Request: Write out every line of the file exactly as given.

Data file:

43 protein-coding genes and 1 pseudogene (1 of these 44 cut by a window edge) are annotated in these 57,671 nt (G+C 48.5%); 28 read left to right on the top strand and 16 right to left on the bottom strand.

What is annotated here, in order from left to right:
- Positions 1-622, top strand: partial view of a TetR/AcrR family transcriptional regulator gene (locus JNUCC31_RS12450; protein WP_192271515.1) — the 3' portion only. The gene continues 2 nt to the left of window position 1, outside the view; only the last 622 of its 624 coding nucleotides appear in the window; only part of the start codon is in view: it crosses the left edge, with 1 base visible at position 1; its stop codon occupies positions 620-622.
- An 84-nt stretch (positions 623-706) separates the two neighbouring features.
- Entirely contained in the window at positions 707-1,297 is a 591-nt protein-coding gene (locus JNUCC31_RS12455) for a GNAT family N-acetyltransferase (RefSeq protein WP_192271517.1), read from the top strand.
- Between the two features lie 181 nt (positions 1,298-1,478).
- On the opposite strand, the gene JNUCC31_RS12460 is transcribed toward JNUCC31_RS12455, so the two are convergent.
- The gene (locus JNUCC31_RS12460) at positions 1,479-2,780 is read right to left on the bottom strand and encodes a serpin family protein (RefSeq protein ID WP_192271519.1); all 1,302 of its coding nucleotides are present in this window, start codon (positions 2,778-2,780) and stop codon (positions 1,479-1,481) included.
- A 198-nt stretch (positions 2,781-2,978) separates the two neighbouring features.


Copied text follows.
43 protein-coding genes and 1 pseudogene (1 of these 44 cut by a window edge) are annotated in these 57,671 nt (G+C 48.5%); 28 read left to right on the top strand and 16 right to left on the bottom strand.

What is annotated here, in order from left to right:
- Positions 1-622, top strand: partial view of a TetR/AcrR family transcriptional regulator gene (locus JNUCC31_RS12450; protein WP_192271515.1) — the 3' portion only. The gene continues 2 nt to the left of window position 1, outside the view; only the last 622 of its 624 coding nucleotides appear in the window; only part of the start codon is in view: it crosses the left edge, with 1 base visible at position 1; its stop codon occupies positions 620-622.
- An 84-nt stretch (positions 623-706) separates the two neighbouring features.
- Entirely contained in the window at positions 707-1,297 is a 591-nt protein-coding gene (locus JNUCC31_RS12455) for a GNAT family N-acetyltransferase (RefSeq protein WP_192271517.1), read from the top strand.
- Between the two features lie 181 nt (positions 1,298-1,478).
- On the opposite strand, the gene JNUCC31_RS12460 is transcribed toward JNUCC31_RS12455, so the two are convergent.
- The gene (locus JNUCC31_RS12460) at positions 1,479-2,780 is read right to left on the bottom strand and encodes a serpin family protein (RefSeq protein ID WP_192271519.1); all 1,302 of its coding nucleotides are present in this window, start codon (positions 2,778-2,780) and stop codon (positions 1,479-1,481) included.
- A 198-nt stretch (positions 2,781-2,978) separates the two neighbouring features.